GIS Tech News (#72)16 Dec, 2008
An open-source game engine empowers civil simulation.
By Kenneth Wong
What do you get when you marry AutoCAD Civil 3D with the open-source game engine OGRE? The offspring, as seen in Israel-based Sivan Design’s latest plug-in Civil Simulate, is a 3D environment that reflects your project, updated immediately as you make changes to it.
Two weeks ago, Shai Cheruti, Sivan Design’s vice-president of sales and marketing, and CEO Shlomi Sivan flew 7,300 miles from the company’s headquarter in Raanana, Israel, to Las Vegas, Nevada, to wow Autodesk University attendees with Civil Simulate.
When you install Civil Simulate, it gives you an additional menu called Simulate in your Civil 3D toolbar. This menu allows you to instantly turn your Civil 3D project into what looks like a 3D video game environment, complete with texture and weather. It should be noted that the weather simulation (snow, rain, and cloud, for instance) is an atmospheric touch, not an accurate rendering based on real-world weather reports of the project site. On the other hand, the virtual terrain is supposedly accurate within 2 cm of the CAD data.
Civil Simulate uses LandXML schema to overlay orthorectified aerial photos on Civil 3D data to create a rolling terrain, providing you with a 3D scene you can drive through or fly over. In essence, the plug-in lets you experience the project before it’s constructed. You can perform accurate measurements or safety audits in the simulated 3D project view, the company points out. Sivan believes Civil Simulate will make it easier for civil professionals to give presentations and propose projects to those who are unfamiliar with civil engineering software. The plug-in also works with Sivan’s own product CivilCAD. Read more »
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Cadalyst executive editor Kenneth Wong explores the innovative use of technology and its implications. Send him e-mail and read his blog, respectively, at the addresses below:
CAD Clinic -- Civil 3D Tutorial:
Point Coordinate Transformations
By Phillip Zimmerman
Reading external ASCII files through a Point File Format creates cogo_points. Civil 3D has several pre-defined file formats. When using a Point File Format, it assumes the coordinate system or local coordinates match between file and drawing. However, there are times when the file and the drawing have different coordinates systems, i.e., NAD27 coordinates in the file and NAD83 for the drawing's coordinate system. If the file and drawing's coordinate systems differ and you want to transform the coordinates on import, then the Point File Format must have an assigned coordinate system. A coordinate system is assigned in the file-format definition panel's middle left. See Figure 1.
The second place coordinate transforms can occur when importing points directly into a surface. The point files process is exactly the same as importing points from an ASCII file to the drawing, but the resulting points do not become cogo_points, rather they become surface points.The last place where point coordinate transformations may occur is when inserting survey points into a drawing. If the survey and drawing have different systems, the point coordinates transform when inserting them into the drawing. Also, when a survey's units are U.S. survey foot and the drawing uses international feet, when inserting the survey points into the drawing, a transformation occurs. Defining a Point File Format with a Coordinate System There are two places to define a Point File Format. The first is the Setting panel's Point branch, and as the second is a modification or copy of a format in the Import/Export Points dialog box. Read more »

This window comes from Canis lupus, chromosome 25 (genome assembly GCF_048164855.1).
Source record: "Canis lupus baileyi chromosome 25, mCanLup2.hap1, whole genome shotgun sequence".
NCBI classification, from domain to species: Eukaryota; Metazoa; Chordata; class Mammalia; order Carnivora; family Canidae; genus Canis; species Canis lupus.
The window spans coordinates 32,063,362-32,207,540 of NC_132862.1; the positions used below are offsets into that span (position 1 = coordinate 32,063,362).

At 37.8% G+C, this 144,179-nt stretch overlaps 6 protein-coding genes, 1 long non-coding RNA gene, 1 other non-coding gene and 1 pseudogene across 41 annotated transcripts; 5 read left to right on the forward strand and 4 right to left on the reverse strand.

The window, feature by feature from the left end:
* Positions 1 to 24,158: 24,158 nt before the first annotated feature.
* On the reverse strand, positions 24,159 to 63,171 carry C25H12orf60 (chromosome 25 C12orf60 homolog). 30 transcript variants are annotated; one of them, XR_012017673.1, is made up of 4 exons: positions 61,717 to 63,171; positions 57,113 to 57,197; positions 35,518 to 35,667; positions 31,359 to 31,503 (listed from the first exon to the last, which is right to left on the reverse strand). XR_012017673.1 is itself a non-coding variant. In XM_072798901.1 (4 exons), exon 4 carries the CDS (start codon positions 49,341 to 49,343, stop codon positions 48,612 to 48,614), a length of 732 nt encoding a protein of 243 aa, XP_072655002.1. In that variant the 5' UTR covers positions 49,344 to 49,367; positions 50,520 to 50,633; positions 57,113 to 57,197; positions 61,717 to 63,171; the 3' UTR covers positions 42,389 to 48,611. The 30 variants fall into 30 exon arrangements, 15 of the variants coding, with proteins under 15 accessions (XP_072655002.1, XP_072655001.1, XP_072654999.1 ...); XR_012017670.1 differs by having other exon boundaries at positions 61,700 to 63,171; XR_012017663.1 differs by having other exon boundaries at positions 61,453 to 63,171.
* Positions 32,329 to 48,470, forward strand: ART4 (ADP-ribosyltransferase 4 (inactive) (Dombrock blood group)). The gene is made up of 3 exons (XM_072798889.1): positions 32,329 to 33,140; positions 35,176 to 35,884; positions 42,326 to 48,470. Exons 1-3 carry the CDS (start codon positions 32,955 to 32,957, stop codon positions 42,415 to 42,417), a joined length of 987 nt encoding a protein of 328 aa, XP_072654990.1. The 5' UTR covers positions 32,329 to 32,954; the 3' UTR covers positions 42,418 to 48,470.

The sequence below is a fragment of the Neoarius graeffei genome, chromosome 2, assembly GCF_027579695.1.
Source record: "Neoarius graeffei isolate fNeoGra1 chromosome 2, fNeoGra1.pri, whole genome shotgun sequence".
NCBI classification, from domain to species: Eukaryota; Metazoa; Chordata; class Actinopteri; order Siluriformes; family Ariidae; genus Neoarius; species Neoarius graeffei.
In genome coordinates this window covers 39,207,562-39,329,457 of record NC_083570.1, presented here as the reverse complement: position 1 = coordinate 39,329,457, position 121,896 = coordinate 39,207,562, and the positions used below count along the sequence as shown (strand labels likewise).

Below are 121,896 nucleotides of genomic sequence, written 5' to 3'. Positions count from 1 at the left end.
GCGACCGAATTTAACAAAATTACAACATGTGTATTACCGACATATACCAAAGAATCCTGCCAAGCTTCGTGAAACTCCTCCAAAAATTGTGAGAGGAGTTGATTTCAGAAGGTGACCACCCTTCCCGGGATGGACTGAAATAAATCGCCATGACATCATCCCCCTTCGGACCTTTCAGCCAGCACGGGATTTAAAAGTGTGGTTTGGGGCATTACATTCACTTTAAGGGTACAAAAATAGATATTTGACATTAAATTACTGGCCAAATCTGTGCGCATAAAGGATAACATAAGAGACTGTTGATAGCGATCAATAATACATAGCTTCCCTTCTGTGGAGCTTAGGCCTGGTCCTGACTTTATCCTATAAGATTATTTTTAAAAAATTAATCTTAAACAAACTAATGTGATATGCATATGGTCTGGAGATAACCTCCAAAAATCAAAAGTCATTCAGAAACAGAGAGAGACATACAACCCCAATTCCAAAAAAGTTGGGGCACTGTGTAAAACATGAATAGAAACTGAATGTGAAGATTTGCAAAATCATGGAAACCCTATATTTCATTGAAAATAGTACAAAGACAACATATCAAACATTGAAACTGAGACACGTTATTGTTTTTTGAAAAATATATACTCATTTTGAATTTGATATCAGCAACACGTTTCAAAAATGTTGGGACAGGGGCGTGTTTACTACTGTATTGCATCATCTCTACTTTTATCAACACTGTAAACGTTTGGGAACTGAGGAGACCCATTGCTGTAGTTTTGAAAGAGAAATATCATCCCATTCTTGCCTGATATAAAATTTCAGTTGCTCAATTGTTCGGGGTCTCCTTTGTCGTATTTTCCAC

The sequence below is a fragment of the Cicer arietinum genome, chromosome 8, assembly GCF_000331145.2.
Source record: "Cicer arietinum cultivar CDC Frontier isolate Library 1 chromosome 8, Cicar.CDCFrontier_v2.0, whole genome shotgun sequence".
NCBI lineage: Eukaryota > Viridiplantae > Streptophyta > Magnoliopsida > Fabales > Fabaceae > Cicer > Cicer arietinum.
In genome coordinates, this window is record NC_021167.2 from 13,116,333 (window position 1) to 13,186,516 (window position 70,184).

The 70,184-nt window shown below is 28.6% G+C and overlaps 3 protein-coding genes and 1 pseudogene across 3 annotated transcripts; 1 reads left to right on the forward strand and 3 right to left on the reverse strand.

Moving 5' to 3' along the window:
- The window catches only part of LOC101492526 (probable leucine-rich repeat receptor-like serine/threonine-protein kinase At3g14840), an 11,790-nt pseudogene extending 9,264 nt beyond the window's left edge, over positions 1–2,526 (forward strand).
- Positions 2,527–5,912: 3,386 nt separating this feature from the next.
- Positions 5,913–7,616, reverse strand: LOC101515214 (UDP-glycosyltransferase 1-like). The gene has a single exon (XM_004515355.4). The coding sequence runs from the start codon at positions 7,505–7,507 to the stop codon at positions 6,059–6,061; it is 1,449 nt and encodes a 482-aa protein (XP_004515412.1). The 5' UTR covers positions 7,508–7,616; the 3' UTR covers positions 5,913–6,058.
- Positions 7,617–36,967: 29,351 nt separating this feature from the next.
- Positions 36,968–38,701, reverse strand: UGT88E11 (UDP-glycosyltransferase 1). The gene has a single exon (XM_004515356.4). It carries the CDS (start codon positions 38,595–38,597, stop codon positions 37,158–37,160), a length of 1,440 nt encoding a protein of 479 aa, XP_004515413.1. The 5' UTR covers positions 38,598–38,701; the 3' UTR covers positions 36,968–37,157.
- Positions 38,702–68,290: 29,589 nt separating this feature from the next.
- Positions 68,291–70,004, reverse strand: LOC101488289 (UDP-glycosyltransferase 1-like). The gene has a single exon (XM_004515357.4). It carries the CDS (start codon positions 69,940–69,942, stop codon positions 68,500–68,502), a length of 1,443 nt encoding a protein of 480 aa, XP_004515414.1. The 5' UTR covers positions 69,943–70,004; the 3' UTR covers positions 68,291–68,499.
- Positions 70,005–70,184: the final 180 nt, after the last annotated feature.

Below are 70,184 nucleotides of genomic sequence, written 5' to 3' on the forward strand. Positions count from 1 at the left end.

Online Training: Working with CAD Data in ArcGIS Desktop
January 21-23, 2009
8:30 a.m. PST
This class from ESRI will teach attendees the fundamentals of using CAD data in ArcGIS Desktop and how to convert CAD data to GIS data. Read more »
International LIDAR Mapping Forum 2009
January 26-28, 2009
New Orleans, Louisiana
The ILMF conference and exhibition offers papers and work-in progress reports on all aspects of airborne and bathymetry LIDAR and also includes an entry-level workshop series. Read more »
Geomagic Convergence 2009
February 24-26, 2009
Geomagic's conference will feature presentations on how Geomagic technology can be used to enable digital shape sampling and processing. Read more »
Autodesk Technical Evangelist Lynn Allen guides you through a different AutoCAD feature in every edition of her popular "Circles and Lines" tutorial series. For even more AutoCAD how-to, check out Lynn's quick tips in the Cadalyst Video Gallery. Subscribe to Cadalyst's Tips & Tricks Tuesdays free e-newsletter and we'll notify you every time a new video tip is available. All exclusively from Cadalyst!